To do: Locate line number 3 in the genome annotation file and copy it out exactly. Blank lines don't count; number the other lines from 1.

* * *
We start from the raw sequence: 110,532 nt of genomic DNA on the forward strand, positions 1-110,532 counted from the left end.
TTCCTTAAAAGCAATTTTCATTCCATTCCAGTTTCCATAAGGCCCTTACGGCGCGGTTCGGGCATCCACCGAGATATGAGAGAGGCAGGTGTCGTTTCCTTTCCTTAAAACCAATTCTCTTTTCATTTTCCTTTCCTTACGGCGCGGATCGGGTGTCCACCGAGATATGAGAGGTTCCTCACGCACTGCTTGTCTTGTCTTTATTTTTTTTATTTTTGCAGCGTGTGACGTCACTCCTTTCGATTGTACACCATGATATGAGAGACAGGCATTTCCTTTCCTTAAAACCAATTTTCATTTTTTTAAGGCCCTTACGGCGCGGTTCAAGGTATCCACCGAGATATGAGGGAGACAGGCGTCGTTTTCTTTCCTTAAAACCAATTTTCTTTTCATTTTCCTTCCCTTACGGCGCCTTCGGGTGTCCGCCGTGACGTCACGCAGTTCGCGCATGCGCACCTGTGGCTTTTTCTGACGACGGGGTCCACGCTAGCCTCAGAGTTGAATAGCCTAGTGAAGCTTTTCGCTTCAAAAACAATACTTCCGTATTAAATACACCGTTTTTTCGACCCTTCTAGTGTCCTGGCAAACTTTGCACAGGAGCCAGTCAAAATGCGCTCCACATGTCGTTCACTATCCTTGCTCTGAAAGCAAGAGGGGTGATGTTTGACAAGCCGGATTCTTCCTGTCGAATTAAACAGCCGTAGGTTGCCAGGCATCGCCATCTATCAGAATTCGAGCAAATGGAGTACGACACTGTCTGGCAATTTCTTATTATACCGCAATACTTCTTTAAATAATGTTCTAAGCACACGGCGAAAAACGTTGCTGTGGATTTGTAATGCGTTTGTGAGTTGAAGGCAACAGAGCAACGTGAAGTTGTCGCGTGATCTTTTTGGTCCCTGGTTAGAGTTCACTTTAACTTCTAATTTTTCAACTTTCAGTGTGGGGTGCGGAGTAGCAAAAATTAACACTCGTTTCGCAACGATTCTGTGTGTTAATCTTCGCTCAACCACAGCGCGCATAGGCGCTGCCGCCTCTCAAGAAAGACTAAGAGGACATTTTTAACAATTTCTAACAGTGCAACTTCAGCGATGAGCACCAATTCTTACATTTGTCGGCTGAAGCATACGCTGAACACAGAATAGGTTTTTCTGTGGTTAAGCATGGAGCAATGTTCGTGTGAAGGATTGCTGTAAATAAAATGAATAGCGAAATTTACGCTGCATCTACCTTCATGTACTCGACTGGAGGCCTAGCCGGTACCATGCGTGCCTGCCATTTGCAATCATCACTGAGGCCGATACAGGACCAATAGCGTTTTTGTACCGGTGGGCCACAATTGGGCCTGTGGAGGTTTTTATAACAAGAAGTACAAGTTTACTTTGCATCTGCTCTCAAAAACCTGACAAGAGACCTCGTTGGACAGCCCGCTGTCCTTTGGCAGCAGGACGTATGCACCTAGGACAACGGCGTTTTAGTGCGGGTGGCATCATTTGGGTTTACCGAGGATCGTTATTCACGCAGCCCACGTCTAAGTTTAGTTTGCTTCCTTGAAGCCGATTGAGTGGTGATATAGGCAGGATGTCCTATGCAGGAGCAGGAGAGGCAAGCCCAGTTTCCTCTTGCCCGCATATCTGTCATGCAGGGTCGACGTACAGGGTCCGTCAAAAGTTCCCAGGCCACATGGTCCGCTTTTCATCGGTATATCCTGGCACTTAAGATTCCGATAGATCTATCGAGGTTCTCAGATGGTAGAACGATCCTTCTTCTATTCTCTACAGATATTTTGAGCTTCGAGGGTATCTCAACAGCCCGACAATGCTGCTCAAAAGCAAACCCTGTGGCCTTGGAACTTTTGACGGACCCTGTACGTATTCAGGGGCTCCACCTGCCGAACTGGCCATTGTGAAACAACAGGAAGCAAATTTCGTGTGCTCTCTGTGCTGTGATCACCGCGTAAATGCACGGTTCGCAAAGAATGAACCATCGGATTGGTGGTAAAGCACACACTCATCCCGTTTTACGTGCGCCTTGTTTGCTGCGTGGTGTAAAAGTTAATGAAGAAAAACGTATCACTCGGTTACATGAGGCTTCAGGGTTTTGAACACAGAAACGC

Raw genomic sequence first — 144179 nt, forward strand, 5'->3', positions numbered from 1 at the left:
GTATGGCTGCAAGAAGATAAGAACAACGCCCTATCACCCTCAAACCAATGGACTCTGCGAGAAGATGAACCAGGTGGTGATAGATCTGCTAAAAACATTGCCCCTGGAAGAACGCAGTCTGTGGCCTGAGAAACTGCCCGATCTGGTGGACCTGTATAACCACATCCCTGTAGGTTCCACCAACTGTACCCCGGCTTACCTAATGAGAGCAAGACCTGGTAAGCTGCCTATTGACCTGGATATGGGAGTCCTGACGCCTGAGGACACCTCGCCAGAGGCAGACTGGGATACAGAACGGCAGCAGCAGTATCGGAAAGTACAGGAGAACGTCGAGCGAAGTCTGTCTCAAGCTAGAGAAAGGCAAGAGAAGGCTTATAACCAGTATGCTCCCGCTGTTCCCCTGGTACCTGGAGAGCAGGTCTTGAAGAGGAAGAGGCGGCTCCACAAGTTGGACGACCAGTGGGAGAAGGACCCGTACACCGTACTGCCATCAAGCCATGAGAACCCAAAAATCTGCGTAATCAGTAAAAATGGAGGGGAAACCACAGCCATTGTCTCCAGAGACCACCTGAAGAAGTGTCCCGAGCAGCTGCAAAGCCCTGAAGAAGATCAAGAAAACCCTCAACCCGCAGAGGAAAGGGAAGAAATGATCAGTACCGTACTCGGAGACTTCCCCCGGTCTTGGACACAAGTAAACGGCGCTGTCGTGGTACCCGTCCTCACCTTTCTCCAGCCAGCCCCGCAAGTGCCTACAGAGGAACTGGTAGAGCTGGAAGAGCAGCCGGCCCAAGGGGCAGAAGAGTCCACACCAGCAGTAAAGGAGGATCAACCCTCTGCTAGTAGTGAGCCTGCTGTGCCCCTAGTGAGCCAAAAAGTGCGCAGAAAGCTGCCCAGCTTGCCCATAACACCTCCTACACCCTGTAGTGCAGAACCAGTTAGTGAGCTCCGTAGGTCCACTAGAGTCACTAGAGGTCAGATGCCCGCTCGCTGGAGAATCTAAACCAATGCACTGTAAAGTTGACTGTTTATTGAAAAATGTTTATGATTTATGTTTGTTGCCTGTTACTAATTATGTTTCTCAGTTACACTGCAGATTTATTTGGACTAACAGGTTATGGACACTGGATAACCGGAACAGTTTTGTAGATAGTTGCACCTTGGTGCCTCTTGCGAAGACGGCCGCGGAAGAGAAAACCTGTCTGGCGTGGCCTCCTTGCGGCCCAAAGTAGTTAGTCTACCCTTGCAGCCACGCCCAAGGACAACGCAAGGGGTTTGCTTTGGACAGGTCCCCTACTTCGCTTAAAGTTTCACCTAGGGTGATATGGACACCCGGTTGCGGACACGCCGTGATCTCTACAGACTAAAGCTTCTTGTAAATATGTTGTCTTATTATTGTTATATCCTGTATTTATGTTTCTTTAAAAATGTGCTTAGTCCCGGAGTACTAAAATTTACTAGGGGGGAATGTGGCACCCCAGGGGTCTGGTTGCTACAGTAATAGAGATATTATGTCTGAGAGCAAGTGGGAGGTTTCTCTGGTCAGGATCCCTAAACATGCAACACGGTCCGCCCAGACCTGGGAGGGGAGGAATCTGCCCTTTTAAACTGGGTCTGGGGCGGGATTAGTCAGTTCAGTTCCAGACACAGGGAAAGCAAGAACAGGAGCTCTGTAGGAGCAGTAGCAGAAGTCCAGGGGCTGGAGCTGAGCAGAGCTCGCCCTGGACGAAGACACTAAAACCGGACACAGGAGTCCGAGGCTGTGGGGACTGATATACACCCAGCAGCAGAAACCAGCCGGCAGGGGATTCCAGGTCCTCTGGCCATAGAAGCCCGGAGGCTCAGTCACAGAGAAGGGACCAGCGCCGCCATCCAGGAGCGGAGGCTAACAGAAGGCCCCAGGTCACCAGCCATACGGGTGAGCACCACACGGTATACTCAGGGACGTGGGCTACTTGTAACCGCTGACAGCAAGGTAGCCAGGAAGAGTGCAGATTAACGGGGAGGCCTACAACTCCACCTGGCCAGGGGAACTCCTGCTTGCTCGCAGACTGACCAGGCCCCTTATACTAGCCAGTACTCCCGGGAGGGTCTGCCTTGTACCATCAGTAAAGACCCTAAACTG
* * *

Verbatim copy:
Raw genomic sequence first — 144179 nt, forward strand, 5'->3', positions numbered from 1 at the left: